Itís a catch 22 situation if you want high buoyancy to lift and pull everything through or around everthing you need big buoys which you cant have.

And how many of them large steel shipping  buoys do you think will be needed to lift the dry weight of the four in your drawing that are rising and are not in the water, and also then pull  each one  through a seal being held close not just by its own spring but also by the weight of the water above , your tank would need to be so tall to accommodate the number of buoys required that the seal wouldnít open due to the weight of the water above holding it closed and would probably be destroyed in the process.

quote:
Take a 10 lb weight and put it on the bottom of a pool.  Add a buoy that has a buoyant force of 3 lbs.  The weight will keep the buoy down.  Add two more and the weight will keep all three down.  Add a fourth and the weight will be lifted to the surface.  The buoyancy of the buoys adds together.  The weight will be lifted off the bottom with an upwards force of 2 lbs.  So no it's not the same thing.  The buoys individually will have buoyancy and when linked together they combine their efforts.  Yes buoyancy is when you have something that is less dense submerged in something that is more but for the example you gave the difference as to why one would work and not the other is the trapped air.  More specifically it's specific gravity.  Water has a specific gravity of one; anything will less will float and anything with higher will sink.
youíre not lifting buoys in water as they are lifting themselves. what you have to lift is the dry weight of the buoys that havenít entered through the seal yet and the buoys which have exited the water but havenít reached TDC yet.


quote:
First it's called life experience.  I live next to the ocean and have been swimming my entire life and I can tell you that the wheels would have such little resistance that the weight of just one buoy would be enough to turn them.

I hope you never go for a job in R&D; they would laugh you out the door.

Maybe you could add extra pulleys at the top, making it easier for the buoys dropping down to lift the other buoys rising up:) joking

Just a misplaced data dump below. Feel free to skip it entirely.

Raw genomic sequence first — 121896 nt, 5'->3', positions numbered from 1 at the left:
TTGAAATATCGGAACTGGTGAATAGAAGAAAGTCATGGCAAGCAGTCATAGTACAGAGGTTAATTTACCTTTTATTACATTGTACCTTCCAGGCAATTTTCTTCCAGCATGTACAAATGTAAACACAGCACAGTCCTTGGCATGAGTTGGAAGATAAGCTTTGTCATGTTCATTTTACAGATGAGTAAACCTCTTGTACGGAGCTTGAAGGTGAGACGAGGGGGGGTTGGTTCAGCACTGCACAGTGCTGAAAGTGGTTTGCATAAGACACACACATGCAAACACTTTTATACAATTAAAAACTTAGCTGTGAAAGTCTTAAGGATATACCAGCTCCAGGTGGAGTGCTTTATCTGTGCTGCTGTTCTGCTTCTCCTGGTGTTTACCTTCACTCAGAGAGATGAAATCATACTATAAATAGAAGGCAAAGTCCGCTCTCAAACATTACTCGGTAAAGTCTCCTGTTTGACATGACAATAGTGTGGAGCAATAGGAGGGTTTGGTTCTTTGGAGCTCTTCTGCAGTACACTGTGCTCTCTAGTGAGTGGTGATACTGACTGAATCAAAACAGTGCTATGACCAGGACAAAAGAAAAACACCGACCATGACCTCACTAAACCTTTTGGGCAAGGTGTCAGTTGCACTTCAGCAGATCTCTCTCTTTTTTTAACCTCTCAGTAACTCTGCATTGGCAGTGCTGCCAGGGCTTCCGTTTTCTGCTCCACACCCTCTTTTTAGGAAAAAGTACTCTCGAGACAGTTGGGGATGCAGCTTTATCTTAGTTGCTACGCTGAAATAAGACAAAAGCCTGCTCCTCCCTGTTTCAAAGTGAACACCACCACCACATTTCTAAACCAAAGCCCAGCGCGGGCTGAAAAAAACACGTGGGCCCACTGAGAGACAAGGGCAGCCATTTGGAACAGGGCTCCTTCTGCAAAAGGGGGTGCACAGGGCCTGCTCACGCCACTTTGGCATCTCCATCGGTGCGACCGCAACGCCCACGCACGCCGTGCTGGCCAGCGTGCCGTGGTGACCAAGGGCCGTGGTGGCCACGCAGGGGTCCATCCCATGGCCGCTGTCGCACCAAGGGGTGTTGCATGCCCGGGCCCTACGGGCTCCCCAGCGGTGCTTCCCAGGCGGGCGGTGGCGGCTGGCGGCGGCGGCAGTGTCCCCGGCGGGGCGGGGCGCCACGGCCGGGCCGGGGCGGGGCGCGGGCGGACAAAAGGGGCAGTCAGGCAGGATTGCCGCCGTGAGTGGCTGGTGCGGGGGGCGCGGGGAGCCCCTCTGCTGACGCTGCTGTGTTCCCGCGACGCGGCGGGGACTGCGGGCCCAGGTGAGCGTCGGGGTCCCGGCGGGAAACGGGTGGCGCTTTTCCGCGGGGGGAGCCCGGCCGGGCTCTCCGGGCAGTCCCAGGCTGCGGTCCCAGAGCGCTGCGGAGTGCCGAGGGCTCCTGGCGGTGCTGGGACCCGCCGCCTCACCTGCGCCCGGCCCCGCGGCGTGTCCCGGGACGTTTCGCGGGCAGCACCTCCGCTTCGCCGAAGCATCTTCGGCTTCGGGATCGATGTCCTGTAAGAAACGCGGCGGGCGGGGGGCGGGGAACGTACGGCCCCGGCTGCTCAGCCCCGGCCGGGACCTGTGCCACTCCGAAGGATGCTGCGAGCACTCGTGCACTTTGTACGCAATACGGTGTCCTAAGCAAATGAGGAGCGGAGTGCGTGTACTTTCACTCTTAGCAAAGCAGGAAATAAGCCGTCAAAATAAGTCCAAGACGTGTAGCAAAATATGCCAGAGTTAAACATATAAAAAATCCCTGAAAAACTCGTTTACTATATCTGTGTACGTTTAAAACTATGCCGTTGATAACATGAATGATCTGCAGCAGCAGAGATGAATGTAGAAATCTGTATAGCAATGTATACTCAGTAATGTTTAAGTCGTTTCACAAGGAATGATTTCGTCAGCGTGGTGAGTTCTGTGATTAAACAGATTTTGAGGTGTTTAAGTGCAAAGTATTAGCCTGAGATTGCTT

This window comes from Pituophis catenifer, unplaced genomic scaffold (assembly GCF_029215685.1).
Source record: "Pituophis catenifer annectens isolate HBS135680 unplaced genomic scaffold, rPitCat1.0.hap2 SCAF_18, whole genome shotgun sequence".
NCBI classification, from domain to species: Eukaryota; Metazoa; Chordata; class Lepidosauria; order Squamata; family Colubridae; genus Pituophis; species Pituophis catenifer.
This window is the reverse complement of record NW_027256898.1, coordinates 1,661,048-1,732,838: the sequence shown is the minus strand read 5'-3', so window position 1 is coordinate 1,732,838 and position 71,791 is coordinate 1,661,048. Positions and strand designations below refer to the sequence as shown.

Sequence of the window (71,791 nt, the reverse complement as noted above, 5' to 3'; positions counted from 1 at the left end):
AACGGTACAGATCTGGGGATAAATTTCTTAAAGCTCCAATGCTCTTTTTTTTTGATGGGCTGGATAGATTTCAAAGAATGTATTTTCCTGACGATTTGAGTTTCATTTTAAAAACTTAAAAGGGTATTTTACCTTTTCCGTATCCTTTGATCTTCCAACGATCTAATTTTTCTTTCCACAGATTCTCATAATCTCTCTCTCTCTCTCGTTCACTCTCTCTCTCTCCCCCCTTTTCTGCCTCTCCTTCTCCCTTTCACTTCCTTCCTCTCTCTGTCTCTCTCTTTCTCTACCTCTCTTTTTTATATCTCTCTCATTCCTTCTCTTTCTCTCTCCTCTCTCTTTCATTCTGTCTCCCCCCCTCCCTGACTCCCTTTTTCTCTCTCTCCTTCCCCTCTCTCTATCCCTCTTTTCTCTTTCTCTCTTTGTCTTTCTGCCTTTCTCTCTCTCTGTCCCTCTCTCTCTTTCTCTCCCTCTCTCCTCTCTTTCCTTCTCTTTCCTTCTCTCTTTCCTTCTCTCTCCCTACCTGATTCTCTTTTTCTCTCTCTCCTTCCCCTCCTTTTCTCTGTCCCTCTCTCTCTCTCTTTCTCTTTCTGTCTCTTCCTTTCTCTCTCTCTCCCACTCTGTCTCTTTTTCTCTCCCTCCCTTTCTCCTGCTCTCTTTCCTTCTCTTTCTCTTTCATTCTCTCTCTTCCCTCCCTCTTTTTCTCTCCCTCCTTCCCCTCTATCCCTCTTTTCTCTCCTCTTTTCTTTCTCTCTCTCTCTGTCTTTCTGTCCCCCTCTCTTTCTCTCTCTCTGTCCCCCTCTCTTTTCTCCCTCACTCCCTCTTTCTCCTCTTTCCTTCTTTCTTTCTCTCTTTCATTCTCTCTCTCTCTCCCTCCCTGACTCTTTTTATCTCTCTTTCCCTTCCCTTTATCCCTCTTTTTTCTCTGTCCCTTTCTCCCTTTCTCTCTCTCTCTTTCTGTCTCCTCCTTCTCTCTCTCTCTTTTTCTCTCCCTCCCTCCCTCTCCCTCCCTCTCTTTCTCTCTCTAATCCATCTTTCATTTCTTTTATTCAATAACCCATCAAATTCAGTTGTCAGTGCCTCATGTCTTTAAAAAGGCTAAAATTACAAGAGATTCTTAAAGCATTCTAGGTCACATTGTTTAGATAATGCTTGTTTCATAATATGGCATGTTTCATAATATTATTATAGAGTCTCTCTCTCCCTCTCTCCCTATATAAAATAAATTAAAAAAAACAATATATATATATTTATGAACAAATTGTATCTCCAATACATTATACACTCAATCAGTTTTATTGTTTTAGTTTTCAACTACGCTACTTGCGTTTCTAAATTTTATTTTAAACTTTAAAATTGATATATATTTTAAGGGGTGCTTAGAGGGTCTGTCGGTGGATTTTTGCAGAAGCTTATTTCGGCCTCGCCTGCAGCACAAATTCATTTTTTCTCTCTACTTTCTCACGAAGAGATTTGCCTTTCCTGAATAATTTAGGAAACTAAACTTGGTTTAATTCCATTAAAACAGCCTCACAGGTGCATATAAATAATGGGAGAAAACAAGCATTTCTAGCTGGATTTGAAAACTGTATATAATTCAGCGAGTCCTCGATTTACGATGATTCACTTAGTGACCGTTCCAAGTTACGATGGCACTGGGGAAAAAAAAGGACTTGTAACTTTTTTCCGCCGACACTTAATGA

quote:
As for trying to open a hatch with ten feet of water above it, as long as that ten feet only has a diameter of two feet then opening the hatch would require some effort but is more than possible.  
Try it.


Michael
« Last Edit: 30/06/2006 00:45:16 by ukmicky »
 

Offline ukmicky

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Re: Perpetual motion Device...
« Reply #112 on: 30/06/2006 00:43:36 »
quote:
More specifically it's specific gravity. Water has a specific gravity of one, anything will less will float and anything with higher will sink.


I think you will find that the specific gravity of water changes with its temperature.

The density of water also changes with its temperature ,as it  gets colder it becomes less dense

Michael
« Last Edit: 30/06/2006 00:44:27 by ukmicky »
 

Offline thebrain13

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Re: Perpetual motion Device...
« Reply #113 on: 30/06/2006 00:47:14 »
by the magnet pulling up on the fluid with more force than gravity pulls down causes the object to not be bouyant. It doesn't need to "stop" gravity or whatever you were suggesting I was saying. In this case the ferrofluid is suspended in the air, more than counteracting the force of gravity, which caused the bouyancy in the first place. To elaborate, lets say you had a cup full of ferrofluid, a magnet on the bottom which pulled the ferrofluid twice as hard as gravity. If you measured the bouyant force, when the cup was upside down, the force would be negative, or the object would move downwards against gravity, if you turned it rightside up, the bouyant force would be three times the usual all upward acting.
 

Offline ukmicky

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Re: Perpetual motion Device...
« Reply #114 on: 30/06/2006 00:57:52 »
You can't win give up,i have finally.:)  its like the plane on a backwards moving walkway , some people get it and understand how it will still take off, whereas others just cant.

Michael
« Last Edit: 30/06/2006 01:56:03 by ukmicky »
 

Offline Precursor

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Re: Perpetual motion Device...
« Reply #115 on: 30/06/2006 02:03:25 »
quote:
Also look how big your big steel shipping buoys need to be to attain the required internal volume in order for them to have a lower density than the water their displacing due to their dry weight and for your design to revolve any buoys incorporated in it would need to be small and slim line otherwise your going to have a nightmare trying to design the components which the buoys have to pass through or over .


Ok the size doesn't matter.  When it comes to the big steel buoys if made small would have less weight and would require less air trapped inside to keep it buoyant.  As for saying they were weightless?  Yes you did.  Here is what you said.


quote:
You canít use gravity to overcome your friction loses as the buoys will then be to heavy to be buoyant.